Cathedrals should be at forefront of their communities, righting social justice, and caring for those who are most vulnerable, the second National Cathedrals Conference heard.
Cathedrals and Social Justice – National Cathedrals Conference, Newcastle Cathedral 17th May 2022
This morning’s presentations (Tuesday 17th May) were collectively titled ‘Cathedrals: Arks, God’s Mission and Social Justice’.
Journalist, writer, and papal biographer Austen Ivereigh began by referring to how the Pope’s social teaching can help churches and cathedrals, considering how people on the fringes of society have been affected by the socio-economic fallout of the pandemic.
Having worked with Pope Francis on a book about his vision for a post-lockdown world (‘Let Us Dream: The Path to a Better Future’), Austen cited Pope Francis:
“From a crisis like this, we can only come out better or worse; we can’t come out the same.”
“In a crisis, institutions face the same temptations – withdraw into themselves in an attempt to do what they were planning to do, uninterrupted, in which case they corrode, they decline. Or they’re capable of self-transcendence; of going out and being changed by the suffering they see – and so create a new future.”
Dr Selina Stone, Lecturer in Theology at St Mellitus College in London, considered the role of social justice in the scriptures and reflected on cathedrals as ‘spaces’ for telling diverse stories – Biblical, historical, and contemporary.
“If we want to have a full picture of our world and our reality as it is, we need to make room for multiple stories. We must recognise that multiple things can be true. We don’t have to choose one story over others but have a heart and an openness to listen and to hold together those tensions and nuances, as we try to understand this complex world we are now living in.”
Referring, like Austen, to the pandemic, she surmised:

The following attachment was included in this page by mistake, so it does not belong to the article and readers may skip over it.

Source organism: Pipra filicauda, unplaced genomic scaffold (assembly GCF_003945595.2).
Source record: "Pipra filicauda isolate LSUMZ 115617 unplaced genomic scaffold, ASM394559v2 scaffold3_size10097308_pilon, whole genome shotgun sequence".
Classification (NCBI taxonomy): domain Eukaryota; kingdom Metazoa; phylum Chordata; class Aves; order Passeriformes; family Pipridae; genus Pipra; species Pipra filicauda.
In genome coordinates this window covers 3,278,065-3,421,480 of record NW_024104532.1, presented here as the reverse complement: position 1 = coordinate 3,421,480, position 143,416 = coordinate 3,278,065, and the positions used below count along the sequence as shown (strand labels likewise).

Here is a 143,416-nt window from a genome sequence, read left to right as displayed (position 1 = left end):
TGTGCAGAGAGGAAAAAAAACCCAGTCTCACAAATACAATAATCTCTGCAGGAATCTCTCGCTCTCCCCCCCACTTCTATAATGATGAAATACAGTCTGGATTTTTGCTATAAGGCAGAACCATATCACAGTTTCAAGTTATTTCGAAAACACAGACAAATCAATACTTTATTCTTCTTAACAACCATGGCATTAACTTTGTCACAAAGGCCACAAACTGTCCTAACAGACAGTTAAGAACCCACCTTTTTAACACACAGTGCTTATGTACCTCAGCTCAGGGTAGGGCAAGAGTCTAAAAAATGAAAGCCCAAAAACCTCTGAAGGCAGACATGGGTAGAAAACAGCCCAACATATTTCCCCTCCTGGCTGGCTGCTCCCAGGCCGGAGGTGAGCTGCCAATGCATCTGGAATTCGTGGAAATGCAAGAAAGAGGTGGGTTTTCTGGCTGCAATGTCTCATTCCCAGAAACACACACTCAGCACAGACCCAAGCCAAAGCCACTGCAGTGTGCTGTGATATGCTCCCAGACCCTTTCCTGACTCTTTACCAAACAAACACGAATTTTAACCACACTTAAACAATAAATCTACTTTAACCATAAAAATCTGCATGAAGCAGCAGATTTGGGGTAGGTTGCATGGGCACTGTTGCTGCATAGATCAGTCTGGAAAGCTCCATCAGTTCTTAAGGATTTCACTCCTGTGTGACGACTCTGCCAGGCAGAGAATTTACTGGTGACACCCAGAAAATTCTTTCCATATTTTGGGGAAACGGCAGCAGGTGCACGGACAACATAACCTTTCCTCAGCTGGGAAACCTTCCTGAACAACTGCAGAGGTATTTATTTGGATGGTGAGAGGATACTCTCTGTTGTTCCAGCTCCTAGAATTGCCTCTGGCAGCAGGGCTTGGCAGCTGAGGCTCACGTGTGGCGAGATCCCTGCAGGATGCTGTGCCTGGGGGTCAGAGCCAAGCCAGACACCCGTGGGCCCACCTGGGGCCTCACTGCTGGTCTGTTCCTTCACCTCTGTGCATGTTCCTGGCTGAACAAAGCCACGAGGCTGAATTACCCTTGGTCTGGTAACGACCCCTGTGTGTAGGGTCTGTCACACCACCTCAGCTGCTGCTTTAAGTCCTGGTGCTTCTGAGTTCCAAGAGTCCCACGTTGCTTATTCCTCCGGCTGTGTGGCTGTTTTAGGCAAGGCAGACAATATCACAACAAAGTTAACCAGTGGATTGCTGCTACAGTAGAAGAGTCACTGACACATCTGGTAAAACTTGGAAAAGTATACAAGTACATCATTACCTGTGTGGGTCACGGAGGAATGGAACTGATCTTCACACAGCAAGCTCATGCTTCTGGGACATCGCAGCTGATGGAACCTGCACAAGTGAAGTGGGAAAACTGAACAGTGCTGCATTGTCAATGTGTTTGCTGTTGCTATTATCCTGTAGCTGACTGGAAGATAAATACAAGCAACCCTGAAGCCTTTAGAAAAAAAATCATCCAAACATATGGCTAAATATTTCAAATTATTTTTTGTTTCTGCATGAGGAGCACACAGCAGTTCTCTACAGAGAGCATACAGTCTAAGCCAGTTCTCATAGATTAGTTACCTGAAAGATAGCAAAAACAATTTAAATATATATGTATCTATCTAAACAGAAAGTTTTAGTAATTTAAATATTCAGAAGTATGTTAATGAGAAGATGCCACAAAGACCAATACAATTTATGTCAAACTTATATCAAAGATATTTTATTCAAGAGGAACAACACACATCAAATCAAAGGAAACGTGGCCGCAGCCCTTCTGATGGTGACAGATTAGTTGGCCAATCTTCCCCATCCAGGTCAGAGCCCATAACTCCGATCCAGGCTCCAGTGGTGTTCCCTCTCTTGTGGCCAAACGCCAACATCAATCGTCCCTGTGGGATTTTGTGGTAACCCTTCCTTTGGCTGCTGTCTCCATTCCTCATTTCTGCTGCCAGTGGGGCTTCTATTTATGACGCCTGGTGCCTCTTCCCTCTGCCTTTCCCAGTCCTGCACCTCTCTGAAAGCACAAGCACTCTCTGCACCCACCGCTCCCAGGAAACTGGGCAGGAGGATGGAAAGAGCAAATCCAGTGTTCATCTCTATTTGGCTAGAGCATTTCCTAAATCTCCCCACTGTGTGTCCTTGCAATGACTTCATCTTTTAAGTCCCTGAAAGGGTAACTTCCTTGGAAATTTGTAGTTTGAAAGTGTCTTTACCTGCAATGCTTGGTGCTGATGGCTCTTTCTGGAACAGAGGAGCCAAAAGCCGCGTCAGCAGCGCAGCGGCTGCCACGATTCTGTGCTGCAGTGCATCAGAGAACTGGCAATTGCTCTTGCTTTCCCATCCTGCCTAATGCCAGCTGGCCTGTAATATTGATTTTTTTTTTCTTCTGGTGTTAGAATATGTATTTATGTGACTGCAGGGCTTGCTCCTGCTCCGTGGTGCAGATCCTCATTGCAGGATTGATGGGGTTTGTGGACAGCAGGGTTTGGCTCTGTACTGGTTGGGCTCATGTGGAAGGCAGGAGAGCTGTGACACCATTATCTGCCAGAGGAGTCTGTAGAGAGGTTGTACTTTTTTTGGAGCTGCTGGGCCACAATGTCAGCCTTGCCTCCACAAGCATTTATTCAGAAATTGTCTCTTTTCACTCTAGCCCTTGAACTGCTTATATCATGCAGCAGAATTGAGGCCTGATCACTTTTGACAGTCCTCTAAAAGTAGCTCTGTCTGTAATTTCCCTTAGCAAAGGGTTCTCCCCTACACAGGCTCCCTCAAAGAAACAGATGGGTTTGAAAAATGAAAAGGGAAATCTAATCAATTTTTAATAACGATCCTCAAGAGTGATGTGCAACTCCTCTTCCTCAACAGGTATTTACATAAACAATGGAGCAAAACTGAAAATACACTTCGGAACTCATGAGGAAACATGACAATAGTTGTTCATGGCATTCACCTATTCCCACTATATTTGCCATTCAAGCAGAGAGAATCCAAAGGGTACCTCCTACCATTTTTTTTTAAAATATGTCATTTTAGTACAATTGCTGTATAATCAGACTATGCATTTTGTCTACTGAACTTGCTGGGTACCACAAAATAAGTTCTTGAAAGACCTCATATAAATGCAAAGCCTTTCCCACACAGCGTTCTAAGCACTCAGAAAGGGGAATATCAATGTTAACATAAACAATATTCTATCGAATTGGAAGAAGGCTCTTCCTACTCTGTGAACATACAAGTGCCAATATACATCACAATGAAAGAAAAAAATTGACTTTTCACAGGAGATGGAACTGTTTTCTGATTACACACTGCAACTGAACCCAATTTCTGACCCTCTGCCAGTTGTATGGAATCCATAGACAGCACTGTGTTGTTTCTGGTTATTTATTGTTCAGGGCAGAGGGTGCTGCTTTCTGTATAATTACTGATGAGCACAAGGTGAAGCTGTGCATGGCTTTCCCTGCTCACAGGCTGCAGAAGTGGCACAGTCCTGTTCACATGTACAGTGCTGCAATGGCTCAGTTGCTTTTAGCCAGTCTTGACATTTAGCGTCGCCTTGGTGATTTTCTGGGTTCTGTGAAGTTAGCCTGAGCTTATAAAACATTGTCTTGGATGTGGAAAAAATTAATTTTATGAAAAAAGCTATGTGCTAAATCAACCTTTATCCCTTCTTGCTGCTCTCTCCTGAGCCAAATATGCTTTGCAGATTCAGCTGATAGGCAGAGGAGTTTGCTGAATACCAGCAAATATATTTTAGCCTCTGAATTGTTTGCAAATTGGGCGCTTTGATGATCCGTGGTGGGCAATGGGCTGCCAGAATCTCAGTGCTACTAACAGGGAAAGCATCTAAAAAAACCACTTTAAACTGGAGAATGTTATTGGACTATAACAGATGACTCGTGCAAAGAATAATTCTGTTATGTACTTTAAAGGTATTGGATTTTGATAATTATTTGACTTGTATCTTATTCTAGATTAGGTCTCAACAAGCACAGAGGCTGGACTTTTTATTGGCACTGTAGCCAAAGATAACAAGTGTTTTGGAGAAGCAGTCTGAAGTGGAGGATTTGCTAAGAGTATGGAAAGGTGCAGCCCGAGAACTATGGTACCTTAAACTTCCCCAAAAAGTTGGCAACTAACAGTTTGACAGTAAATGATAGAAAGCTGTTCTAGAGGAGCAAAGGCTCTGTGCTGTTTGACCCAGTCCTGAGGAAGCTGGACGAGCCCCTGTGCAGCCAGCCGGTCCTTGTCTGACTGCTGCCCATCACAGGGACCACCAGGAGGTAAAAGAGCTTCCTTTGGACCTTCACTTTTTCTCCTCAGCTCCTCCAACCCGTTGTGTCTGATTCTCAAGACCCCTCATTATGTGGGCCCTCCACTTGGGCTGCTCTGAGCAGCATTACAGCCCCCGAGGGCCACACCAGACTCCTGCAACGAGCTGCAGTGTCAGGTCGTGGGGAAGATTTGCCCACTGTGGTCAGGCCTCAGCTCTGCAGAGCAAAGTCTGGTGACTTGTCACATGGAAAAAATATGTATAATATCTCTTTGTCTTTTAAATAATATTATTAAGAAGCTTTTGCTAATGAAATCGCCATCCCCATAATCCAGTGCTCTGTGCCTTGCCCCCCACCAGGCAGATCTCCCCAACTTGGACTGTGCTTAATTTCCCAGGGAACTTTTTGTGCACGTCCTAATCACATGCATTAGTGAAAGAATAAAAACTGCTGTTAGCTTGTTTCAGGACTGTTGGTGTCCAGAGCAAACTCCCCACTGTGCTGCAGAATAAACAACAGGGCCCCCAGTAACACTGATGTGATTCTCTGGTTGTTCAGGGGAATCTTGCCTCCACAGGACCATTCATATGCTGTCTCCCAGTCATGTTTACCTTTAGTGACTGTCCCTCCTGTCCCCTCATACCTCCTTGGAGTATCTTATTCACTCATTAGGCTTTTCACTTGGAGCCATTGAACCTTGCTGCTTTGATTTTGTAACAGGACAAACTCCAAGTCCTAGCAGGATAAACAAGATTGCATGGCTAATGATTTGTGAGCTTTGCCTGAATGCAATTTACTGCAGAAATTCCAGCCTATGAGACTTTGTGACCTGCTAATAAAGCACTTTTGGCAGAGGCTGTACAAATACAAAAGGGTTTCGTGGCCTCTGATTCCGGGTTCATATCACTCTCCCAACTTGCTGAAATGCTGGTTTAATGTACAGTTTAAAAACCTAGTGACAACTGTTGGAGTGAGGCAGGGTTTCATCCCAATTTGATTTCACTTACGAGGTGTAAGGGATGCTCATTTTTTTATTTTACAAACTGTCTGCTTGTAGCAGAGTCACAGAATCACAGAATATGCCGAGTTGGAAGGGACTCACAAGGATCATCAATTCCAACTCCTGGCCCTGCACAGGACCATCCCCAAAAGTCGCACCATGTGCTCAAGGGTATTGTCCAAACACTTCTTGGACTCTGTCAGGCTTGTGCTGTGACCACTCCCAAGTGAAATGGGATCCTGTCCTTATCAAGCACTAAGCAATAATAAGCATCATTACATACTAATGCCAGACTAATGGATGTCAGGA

“There are multiple forms of power and exclusions at work in our society at the moment that have become ever more evident.”
As Chief Executive of The Children’s Society, Mark Russell was able to talk specifically about some of the challenges facing children today, including unhappiness brought about by poverty, hunger, and worrying about the future. He reflected:
“No child in 21st century Britain should need a foodbank or a professional, inspirational footballer to ensure they have enough to eat.”
He quoted abolitionist leader and author Frederick Douglass in saying:
“It is easier to build strong children than to repair broken adults”.
Mark suggested to delegates: “[People feel they can wander into a cathedral, which makes you a crossroads for your community, and [gives cathedrals] the potential to be a gathering place for communities. You can put on events; invite speakers, invite your MP; invite young people, to put these issues on the radar of your cathedral; to open up debate and galvanise support. To be passionate about changing the world for children.”
The presentations were bookended by Dr Anne Richards, the Church of England’s National Public Policy Adviser (Society, Spirituality, Apologetics).
She drew comparison between the idea of ‘sanctuary’ and that of the Biblical Ark and considered ‘How is a cathedral a beacon of social justice?’.
“This conference is about exploring the tremendous potential of our great cathedrals as publicly accessible spaces. As places that people are drawn to; great arks of sanctuary and holy places where the healing love of God can be found.”
“The pitch that goes on the ark keeps the rain out and glues the whole thing together… [The pitch] turns a piece of wood into a place of sanctuary and hope which can whether any storm.”
“Sometimes we pretend it’s not raining. It is raining; it’s raining hard […] We have to be agents of social justice by acknowledging that a hard rain is going to fall and it is falling. It’s drowning people. And we need to go upstream and find out why people are being drowned.”
Different Country Different Church, Second National Cathedrals Conference, Newcastle Cathedral, May 16 – May 19
All the news from the National Cathedrals Conference can be found here.